Although they're synonymous with Britpop, the Suede of 2019 belong among a select band of groups who’ve reformed sounding better than ever.
Having experienced diminishing returns before their implosion in 2003, the iconic outfit’s live return at the turn of the decade has been followed by a trio of rapturously received new albums, each serving to enhance an already sterling legacy.
The latest, last September’s The Blue Hour, was their first to chart in the top five for almost two decades – so it was little surprise to find Newcastle's O2 Academy rammed last night for the opening night of their UK tour.
The show was due to be opened by BC Camplight, but an untimely illness forced the New Jersey artist to pull out on the day of the gig..
His misfortune, however, presented a priceless opportunity for local alt rockers A Festival, A Parade, whose singer Joe Allan confessed he’d been playing FIFA in his pyjamas upon receiving the call.
Heavily influenced by indie and post-punk acts such as The National and The Twilight Sad (their name is a lyric from the former’s song All the Wine), the quartet recently headlined The Sage Gateshead and provided tour support for Sam Fender, yet this last-minute addition must surely rank as their biggest gig to date.
And to their credit they grabbed the moment with both hands, winning over a busy early crowd with cuts such as the dense, urgent Cold Shower and cathartic new number Straight to Work.
While many of their contemporaries were trading insults and draping themselves with Union Jacks, the music and image of Suede is viewed by many as a darker, sexier antidote.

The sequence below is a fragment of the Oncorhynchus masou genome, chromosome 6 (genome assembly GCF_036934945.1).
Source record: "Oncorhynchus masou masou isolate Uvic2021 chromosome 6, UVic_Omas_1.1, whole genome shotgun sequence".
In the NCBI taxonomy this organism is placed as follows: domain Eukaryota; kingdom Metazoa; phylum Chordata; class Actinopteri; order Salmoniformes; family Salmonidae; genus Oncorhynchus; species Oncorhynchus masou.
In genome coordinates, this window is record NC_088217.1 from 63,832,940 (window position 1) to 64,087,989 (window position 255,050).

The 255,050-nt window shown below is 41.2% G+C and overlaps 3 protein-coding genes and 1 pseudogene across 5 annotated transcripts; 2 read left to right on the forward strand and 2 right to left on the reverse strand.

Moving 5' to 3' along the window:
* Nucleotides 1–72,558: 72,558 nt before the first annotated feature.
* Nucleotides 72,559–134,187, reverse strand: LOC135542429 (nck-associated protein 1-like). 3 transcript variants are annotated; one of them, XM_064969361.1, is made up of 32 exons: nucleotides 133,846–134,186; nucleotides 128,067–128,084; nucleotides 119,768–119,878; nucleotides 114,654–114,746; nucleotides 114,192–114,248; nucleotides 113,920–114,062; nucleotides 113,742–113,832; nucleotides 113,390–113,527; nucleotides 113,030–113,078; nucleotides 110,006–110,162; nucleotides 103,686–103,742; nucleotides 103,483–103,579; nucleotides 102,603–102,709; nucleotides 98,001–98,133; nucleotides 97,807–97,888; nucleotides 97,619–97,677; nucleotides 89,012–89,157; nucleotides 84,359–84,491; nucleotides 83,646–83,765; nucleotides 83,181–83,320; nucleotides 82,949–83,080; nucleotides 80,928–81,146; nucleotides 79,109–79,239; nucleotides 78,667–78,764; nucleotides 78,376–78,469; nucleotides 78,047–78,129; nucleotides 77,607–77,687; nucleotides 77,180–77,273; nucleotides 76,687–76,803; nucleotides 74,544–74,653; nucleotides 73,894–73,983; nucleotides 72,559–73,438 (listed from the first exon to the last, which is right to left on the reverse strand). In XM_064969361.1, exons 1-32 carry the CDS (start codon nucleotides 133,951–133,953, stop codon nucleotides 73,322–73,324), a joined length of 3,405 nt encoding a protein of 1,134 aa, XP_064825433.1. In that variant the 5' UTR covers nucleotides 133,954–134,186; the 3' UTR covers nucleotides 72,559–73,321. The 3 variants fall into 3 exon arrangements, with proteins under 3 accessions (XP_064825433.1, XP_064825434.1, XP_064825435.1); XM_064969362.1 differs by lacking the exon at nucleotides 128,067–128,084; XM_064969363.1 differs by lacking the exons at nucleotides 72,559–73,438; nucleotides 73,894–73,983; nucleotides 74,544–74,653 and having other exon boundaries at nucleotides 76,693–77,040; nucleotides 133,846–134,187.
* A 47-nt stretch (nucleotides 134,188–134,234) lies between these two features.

Certainly, age has done nothing to dim Brett Anderson’s aura. Busting all his familiar moves, the frontman is a truly mesmeric presence, so much so that you can forgive throngs of middle-aged women – and men – for screaming like teenagers upon his arrival.
At one point, a venture into the audience sees him mobbed, hugged and kissed from every angle, as admirers grapple en masse for any inch of sweat-drenched skin they can lay a finger on.
Behind him, band of Mat Osman (bass), Simon Gilbert (drums), Richard Oakes (guitar) and Neil Codling (guitar/keys) sound utterly huge, showing their hand instantaneously with As One, the new album’s magnificent doom-laden opener.
The 90 or so minutes which follow are nothing short of spectacular, as the quintet continually find ways to scale new heights.
A classic one-two of Trash and Animal Nitrate, for instance, threatens to raise the roof, yet they’re matched punch-for-punch by more recent anthems such as Outsiders and It Starts And Ends With You – from 2016's Night Thoughts and 2013's Bloodsports, respectively.
Perhaps most remarkably of all, The Sound of the Streets sees Anderson don an acoustic guitar and perform unplugged before a near-silent audience.
It’s an audacious move in such a large room – never mind that the song itself is a mere B-side – but by and large it’s impeccably observed; a special moment, and quite possibly the quietest I’ve ever seen this venue fall.
With 16 years having elapsed since their last visit, Suede’s return to Newcastle was always likely to make for a memorable evening.
The reality, however, transcended all expectation; a truly electrifying show which even at this early stage seems certain to rank among the year’s finest.